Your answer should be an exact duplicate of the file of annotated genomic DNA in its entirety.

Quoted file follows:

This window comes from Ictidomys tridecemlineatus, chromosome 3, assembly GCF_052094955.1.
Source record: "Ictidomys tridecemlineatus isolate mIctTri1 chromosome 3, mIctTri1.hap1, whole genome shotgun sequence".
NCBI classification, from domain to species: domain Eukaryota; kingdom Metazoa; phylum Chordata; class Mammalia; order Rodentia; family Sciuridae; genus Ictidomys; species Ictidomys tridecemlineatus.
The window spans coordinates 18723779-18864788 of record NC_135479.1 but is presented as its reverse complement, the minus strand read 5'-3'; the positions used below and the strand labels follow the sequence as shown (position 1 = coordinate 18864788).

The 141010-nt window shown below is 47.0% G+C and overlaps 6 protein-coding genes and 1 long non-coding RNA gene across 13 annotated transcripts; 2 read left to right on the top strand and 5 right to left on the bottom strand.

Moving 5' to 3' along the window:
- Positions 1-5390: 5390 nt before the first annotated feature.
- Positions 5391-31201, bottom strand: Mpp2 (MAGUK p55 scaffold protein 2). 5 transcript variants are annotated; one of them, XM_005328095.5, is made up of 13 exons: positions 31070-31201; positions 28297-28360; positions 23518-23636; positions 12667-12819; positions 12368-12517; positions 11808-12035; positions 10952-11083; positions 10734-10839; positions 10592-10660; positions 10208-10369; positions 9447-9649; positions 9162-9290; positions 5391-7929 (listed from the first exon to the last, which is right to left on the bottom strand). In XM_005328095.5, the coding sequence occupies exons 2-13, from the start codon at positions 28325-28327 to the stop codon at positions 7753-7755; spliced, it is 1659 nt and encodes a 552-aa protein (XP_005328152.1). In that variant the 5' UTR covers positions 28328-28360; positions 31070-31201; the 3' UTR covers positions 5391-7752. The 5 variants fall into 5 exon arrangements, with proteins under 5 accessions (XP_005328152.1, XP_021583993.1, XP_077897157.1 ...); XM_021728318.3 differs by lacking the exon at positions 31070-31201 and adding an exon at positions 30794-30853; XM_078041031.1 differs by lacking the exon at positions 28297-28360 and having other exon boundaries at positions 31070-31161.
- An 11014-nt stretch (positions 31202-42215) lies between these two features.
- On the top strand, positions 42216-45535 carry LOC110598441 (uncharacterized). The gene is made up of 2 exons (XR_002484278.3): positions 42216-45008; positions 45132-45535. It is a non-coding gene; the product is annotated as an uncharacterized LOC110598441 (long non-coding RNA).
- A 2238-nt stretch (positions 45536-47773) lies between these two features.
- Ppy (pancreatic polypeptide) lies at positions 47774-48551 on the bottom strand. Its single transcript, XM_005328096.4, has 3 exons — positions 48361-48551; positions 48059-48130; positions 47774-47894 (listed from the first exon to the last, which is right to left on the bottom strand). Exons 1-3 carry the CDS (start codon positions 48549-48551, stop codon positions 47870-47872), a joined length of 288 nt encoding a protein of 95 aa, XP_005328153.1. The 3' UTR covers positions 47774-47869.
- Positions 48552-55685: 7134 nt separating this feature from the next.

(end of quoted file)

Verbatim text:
This window comes from Ictidomys tridecemlineatus, chromosome 3, assembly GCF_052094955.1.
Source record: "Ictidomys tridecemlineatus isolate mIctTri1 chromosome 3, mIctTri1.hap1, whole genome shotgun sequence".
NCBI classification, from domain to species: domain Eukaryota; kingdom Metazoa; phylum Chordata; class Mammalia; order Rodentia; family Sciuridae; genus Ictidomys; species Ictidomys tridecemlineatus.
The window spans coordinates 18723779-18864788 of record NC_135479.1 but is presented as its reverse complement, the minus strand read 5'-3'; the positions used below and the strand labels follow the sequence as shown (position 1 = coordinate 18864788).

The 141010-nt window shown below is 47.0% G+C and overlaps 6 protein-coding genes and 1 long non-coding RNA gene across 13 annotated transcripts; 2 read left to right on the top strand and 5 right to left on the bottom strand.

Moving 5' to 3' along the window:
- Positions 1-5390: 5390 nt before the first annotated feature.
- Positions 5391-31201, bottom strand: Mpp2 (MAGUK p55 scaffold protein 2). 5 transcript variants are annotated; one of them, XM_005328095.5, is made up of 13 exons: positions 31070-31201; positions 28297-28360; positions 23518-23636; positions 12667-12819; positions 12368-12517; positions 11808-12035; positions 10952-11083; positions 10734-10839; positions 10592-10660; positions 10208-10369; positions 9447-9649; positions 9162-9290; positions 5391-7929 (listed from the first exon to the last, which is right to left on the bottom strand). In XM_005328095.5, the coding sequence occupies exons 2-13, from the start codon at positions 28325-28327 to the stop codon at positions 7753-7755; spliced, it is 1659 nt and encodes a 552-aa protein (XP_005328152.1). In that variant the 5' UTR covers positions 28328-28360; positions 31070-31201; the 3' UTR covers positions 5391-7752. The 5 variants fall into 5 exon arrangements, with proteins under 5 accessions (XP_005328152.1, XP_021583993.1, XP_077897157.1 ...); XM_021728318.3 differs by lacking the exon at positions 31070-31201 and adding an exon at positions 30794-30853; XM_078041031.1 differs by lacking the exon at positions 28297-28360 and having other exon boundaries at positions 31070-31161.
- An 11014-nt stretch (positions 31202-42215) lies between these two features.
- On the top strand, positions 42216-45535 carry LOC110598441 (uncharacterized). The gene is made up of 2 exons (XR_002484278.3): positions 42216-45008; positions 45132-45535. It is a non-coding gene; the product is annotated as an uncharacterized LOC110598441 (long non-coding RNA).
- A 2238-nt stretch (positions 45536-47773) lies between these two features.
- Ppy (pancreatic polypeptide) lies at positions 47774-48551 on the bottom strand. Its single transcript, XM_005328096.4, has 3 exons — positions 48361-48551; positions 48059-48130; positions 47774-47894 (listed from the first exon to the last, which is right to left on the bottom strand). Exons 1-3 carry the CDS (start codon positions 48549-48551, stop codon positions 47870-47872), a joined length of 288 nt encoding a protein of 95 aa, XP_005328153.1. The 3' UTR covers positions 47774-47869.
- Positions 48552-55685: 7134 nt separating this feature from the next.